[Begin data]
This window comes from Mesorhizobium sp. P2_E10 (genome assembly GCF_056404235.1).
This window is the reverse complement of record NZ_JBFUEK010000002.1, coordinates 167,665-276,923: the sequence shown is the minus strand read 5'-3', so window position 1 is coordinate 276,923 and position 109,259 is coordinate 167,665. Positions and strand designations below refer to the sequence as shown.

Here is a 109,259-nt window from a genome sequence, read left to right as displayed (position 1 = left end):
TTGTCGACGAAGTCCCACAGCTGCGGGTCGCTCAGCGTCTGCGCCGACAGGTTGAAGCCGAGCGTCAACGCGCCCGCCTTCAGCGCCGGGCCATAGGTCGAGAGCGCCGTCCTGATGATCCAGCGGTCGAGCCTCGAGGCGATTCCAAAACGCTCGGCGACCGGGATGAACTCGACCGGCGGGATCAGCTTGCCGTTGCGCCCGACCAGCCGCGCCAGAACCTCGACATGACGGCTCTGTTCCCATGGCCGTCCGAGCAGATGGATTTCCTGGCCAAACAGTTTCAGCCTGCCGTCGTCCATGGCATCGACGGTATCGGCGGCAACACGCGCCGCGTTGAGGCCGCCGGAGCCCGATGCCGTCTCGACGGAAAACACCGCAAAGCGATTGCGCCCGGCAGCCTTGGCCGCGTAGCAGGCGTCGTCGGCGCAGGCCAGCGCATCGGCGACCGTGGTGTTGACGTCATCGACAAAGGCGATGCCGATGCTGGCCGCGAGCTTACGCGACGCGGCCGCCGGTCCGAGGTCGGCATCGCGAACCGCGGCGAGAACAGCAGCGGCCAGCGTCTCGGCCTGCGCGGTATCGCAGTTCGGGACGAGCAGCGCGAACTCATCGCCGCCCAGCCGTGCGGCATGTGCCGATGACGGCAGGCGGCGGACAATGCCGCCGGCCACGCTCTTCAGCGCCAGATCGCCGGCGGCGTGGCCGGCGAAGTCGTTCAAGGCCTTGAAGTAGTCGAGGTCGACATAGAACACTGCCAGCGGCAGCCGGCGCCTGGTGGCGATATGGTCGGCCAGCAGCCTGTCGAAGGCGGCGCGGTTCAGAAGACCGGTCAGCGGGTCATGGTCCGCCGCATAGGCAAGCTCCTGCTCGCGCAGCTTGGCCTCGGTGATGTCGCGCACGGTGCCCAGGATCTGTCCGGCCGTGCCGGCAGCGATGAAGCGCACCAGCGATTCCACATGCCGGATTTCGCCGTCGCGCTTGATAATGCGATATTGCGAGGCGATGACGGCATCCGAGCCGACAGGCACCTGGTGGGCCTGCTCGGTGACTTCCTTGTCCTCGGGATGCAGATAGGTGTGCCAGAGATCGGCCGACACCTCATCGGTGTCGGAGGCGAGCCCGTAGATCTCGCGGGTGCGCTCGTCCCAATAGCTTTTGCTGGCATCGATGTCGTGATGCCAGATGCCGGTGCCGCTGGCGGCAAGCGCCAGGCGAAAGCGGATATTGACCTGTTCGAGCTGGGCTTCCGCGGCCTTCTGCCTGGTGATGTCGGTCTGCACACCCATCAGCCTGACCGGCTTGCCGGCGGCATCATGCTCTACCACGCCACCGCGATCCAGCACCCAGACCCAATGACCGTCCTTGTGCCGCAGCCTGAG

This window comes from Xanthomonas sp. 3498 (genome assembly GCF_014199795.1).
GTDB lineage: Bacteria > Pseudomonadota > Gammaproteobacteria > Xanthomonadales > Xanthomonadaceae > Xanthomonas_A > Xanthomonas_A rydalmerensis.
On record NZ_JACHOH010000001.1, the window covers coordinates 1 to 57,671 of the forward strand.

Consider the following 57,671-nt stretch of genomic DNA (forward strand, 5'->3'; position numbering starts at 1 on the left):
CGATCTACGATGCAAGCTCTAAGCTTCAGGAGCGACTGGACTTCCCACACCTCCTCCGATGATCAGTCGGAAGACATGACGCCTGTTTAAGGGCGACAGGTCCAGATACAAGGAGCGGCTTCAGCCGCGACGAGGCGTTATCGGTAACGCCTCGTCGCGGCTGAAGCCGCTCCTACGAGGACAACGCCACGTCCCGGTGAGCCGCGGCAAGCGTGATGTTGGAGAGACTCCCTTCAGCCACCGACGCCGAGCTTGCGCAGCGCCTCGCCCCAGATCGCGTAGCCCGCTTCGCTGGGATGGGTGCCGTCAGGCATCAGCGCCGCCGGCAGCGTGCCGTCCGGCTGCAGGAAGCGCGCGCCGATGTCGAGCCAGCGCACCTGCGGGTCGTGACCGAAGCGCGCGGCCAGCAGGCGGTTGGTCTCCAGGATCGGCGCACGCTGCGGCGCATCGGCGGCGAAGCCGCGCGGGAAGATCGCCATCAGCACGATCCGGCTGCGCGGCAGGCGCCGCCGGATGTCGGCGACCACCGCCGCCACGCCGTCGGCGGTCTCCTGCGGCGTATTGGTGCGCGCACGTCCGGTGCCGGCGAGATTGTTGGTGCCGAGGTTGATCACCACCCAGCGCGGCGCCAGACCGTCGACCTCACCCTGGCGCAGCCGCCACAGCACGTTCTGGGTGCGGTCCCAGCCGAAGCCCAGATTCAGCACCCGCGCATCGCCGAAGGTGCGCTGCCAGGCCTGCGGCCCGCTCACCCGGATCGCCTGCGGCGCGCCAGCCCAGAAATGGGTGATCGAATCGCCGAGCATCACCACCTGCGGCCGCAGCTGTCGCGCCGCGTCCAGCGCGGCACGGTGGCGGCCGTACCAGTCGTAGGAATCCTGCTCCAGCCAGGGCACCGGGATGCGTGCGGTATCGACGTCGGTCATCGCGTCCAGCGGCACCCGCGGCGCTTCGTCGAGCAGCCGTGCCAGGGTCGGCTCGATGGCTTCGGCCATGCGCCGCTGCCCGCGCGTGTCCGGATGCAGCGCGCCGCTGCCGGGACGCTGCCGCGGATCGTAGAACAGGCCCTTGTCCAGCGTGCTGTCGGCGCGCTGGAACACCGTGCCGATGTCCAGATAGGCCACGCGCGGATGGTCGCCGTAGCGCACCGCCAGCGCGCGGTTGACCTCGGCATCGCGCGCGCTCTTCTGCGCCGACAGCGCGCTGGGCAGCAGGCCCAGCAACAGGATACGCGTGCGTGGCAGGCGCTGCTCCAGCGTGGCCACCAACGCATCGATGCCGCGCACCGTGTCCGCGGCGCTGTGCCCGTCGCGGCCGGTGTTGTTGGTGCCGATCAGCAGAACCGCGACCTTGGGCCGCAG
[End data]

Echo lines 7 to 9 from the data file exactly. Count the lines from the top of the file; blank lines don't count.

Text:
On record NZ_JACHOH010000001.1, the window covers coordinates 1 to 57,671 of the forward strand.

Consider the following 57,671-nt stretch of genomic DNA (forward strand, 5'->3'; position numbering starts at 1 on the left):
CGATCTACGATGCAAGCTCTAAGCTTCAGGAGCGACTGGACTTCCCACACCTCCTCCGATGATCAGTCGGAAGACATGACGCCTGTTTAAGGGCGACAGGTCCAGATACAAGGAGCGGCTTCAGCCGCGACGAGGCGTTATCGGTAACGCCTCGTCGCGGCTGAAGCCGCTCCTACGAGGACAACGCCACGTCCCGGTGAGCCGCGGCAAGCGTGATGTTGGAGAGACTCCCTTCAGCCACCGACGCCGAGCTTGCGCAGCGCCTCGCCCCAGATCGCGTAGCCCGCTTCGCTGGGATGGGTGCCGTCAGGCATCAGCGCCGCCGGCAGCGTGCCGTCCGGCTGCAGGAAGCGCGCGCCGATGTCGAGCCAGCGCACCTGCGGGTCGTGACCGAAGCGCGCGGCCAGCAGGCGGTTGGTCTCCAGGATCGGCGCACGCTGCGGCGCATCGGCGGCGAAGCCGCGCGGGAAGATCGCCATCAGCACGATCCGGCTGCGCGGCAGGCGCCGCCGGATGTCGGCGACCACCGCCGCCACGCCGTCGGCGGTCTCCTGCGGCGTATTGGTGCGCGCACGTCCGGTGCCGGCGAGATTGTTGGTGCCGAGGTTGATCACCACCCAGCGCGGCGCCAGACCGTCGACCTCACCCTGGCGCAGCCGCCACAGCACGTTCTGGGTGCGGTCCCAGCCGAAGCCCAGATTCAGCACCCGCGCATCGCCGAAGGTGCGCTGCCAGGCCTGCGGCCCGCTCACCCGGATCGCCTGCGGCGCGCCAGCCCAGAAATGGGTGATCGAATCGCCGAGCATCACCACCTGCGGCCGCAGCTGTCGCGCCGCGTCCAGCGCGGCACGGTGGCGGCCGTACCAGTCGTAGGAATCCTGCTCCAGCCAGGGCACCGGGATGCGTGCGGTATCGACGTCGGTCATCGCGTCCAGCGGCACCCGCGGCGCTTCGTCGAGCAGCCGTGCCAGGGTCGGCTCGATGGCTTCGGCCATGCGCCGCTGCCCGCGCGTGTCCGGATGCAGCGCGCCGCTGCCGGGACGCTGCCGCGGATCGTAGAACAGGCCCTTGTCCAGCGTGCTGTCGGCGCGCTGGAACACCGTGCCGATGTCCAGATAGGCCACGCGCGGATGGTCGCCGTAGCGCACCGCCAGCGCGCGGTTGACCTCGGCATCGCGCGCGCTCTTCTGCGCCGACAGCGCGCTGGGCAGCAGGCCCAGCAACAGGATACGCGTGCGTGGCAGGCGCTGCTCCAGCGTGGCCACCAACGCATCGATGCCGCGCACCGTGTCCGCGGCGCTGTGCCCGTCGCGGCCGGTGTTGTTGGTGCCGATCAGCAGAACCGCGACCTTGGGCCGCAG